(For students abroad wishing for excellent photos of this region, you need look no further than Prof. Todd Bolen's Pictorial Library of Bible Lands CD vol. 4.)

He briefly mentioned strata at the site dated as follows:
  • late 9th

  • early 9th

  • mid-to-late 10th (the one containing the abecedary)

  • (at last a 200-year occupation gap)

  • 13th

  • 14th

  • 16th-15th

  • 17th-16th

In closing, he mentioned that Aaron Demsky would be presenting a lecture the following morning on the abecedary, but Aren Maeir, who was seated directly across the aisle to my right, interjected that Prof. Demsky cancelled his appearance; & Prof. Tappy stated that he was aware of that, & that someone else would be reading his paper on his behalf.

Christopher Rollston was next, & if Prof. Tappy was "fluid", Prof. Rollston could best be described as "oil on a Teflon-coated surface"! During the first half of his presentation, he read his paper with a slide of the Lachish-Step Abecedary ("ABGDE"), & during the second half, he improvised while showing numerous slides of inscriptions. In both formats, my ballpoint pen was smokin' trying to keep up! Here's the title & terse abstract:

"Literacy, the Phoenician and Hebrew Script Series, and the Tel Zayit Abecedary"

"With the Tel Zayit Abecedary as its Ausgangspunkt, this presentation will focus on definitions of literacy, the Sitz im Leben of literacy in ancient Israel, and the process of the development of Old Hebrew "script isographs" (vis a vis the Phoenician Mutterschrift)."

Here are my notes verbatim (still smoldering a little) so you can get some of the flavor of his extremely cautionary presentation:

"Zayit is a very important ... hear me loudly & clearly ... Zayit cannot be used as an epigraphic basis ... we can't make affirmations of the number of people ... we can't say they were literate in the region ... [maybe a] student studied in Jerusalem & returned home to Zayit ... we can't say anything about phonological practices ... [it was found] in a secondary or tertiary context ... we can't talk about the aegis that produced it ... we can't talk about the non-aegis ... [its] sitz im leben is not known ... [nonetheless, it's a] very important piece of the literary puzzle ... just because we have a date[d artifact], we do not have a literate society ... 'writing system' & 'literacy' are not related..."

Dropping his script, he turned to his slideshow & finally addressed the Lachish Step, pointing out that Alefs were not normally smaller than Bets & Dalets; in other words, if this were the only abecedary we had, it would be wrong to believe that this was their normal size relationship. An excellent point.

He showed the late-11th to early-10th century Azarba'al Spatula & highlighted its "very vertical" Mem constructed with 5 strokes, its Kaf trident lacking a downstroke, & its "boxy" Bet & Het.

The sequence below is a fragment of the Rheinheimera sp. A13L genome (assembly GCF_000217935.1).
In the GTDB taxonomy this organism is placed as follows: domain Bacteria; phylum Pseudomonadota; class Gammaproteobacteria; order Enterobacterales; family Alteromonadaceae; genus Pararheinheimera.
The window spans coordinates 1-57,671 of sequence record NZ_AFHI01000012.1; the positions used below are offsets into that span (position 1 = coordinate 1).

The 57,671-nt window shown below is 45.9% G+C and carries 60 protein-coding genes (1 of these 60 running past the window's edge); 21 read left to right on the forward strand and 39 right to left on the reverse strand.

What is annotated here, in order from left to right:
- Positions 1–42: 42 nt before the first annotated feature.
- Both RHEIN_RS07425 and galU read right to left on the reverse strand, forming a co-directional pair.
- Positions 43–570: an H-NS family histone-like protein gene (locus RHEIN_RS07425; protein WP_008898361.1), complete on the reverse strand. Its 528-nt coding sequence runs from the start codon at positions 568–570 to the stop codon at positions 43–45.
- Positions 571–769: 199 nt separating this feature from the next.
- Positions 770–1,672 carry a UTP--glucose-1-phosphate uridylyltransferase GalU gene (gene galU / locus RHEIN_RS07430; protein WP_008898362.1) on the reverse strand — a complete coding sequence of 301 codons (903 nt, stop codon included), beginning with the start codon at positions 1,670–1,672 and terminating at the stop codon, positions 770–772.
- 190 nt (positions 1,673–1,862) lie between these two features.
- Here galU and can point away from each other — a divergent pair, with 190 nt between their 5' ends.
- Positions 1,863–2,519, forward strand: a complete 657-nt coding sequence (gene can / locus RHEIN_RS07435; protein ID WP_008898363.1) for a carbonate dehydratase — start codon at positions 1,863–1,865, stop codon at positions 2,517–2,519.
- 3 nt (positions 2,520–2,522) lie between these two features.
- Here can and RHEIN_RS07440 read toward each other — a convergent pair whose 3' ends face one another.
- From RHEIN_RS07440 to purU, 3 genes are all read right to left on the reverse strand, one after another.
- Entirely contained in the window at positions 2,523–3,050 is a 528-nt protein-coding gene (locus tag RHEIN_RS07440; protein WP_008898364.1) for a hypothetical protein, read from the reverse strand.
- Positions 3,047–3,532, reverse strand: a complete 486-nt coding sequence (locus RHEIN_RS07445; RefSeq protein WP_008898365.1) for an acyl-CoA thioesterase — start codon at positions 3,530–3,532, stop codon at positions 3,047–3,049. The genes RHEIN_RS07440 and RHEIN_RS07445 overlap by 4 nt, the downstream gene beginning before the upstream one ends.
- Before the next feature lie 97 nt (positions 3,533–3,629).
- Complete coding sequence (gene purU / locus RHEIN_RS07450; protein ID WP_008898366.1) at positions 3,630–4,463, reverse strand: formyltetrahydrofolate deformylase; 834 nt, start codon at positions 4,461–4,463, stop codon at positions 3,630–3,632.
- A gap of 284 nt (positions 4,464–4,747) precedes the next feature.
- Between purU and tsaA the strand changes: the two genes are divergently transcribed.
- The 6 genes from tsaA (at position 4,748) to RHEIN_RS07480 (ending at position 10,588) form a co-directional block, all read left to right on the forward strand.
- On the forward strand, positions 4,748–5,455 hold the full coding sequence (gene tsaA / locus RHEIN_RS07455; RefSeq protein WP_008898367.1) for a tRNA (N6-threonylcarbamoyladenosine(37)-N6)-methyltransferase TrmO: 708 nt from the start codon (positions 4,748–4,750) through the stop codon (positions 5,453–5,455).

He showed the Ahiram Sarcophagus, noting that the final stroke of the Mem "is lengthening", the Het is "still boxy", & the Kaf is a full trident.

He showed the Yehimilik & Eliba'al Byblian inscriptions, Shipitba'al (10th/9th centuries) with additional lengthening of the letters, the Nora Stone (late 9th century) described as "colonial Phoenician" with the Mem "a little more horizontal", & a Kaf showing "elongation".

At this point he emphasized that the Zayit abecedary "reflects" the Phoenician script, & he wanted to make it clear that he differs with P. Kyle McCarter on this.

He also showed the Kefar Vradim inscription (on a bowl), an archaic script of the 10th century, & the one from el Kerak, but as he was running out of time, he skipped right over his photos of the Gezer Calendar & the famous Tell Fakhariyeh Statue.

His final commentary was on the City of David Stone (which I was not familiar with; IAA # 1986-394, Reg G 4809), & this slide bore the caption, "Rollston's Drawing". It remained on the screen after he finished speaking, so I was able to draw all 14 letters; I was not able to find any reference to it using Google, so if anyone knows of a drawing of it online or a web page describing/discussing it, please let me know; otherwise, I might be persuaded to publish my drawing of his drawing.

Steve Feldman had passed out a photocopy of "Fig. 45 The stele of Kilamu king of Yadi" (p. 55 from an uncredited book) at the beginning of Prof. Rollston's segment, but I don't recall him ever addressing it specifically. I've studied this one before, & am frustrated that I can't remember off the top of my head how the 4 icons at the top of inscription are translated--the helmet, the yoke, the winged light (a.k.a. "sun disk"), & the crescent moon.

Next up, David Carr & Seth Sanders. Nice, knowledgeable guys, but be sure to tank up on caffeine beforehand...

G.M. Grena

No comments: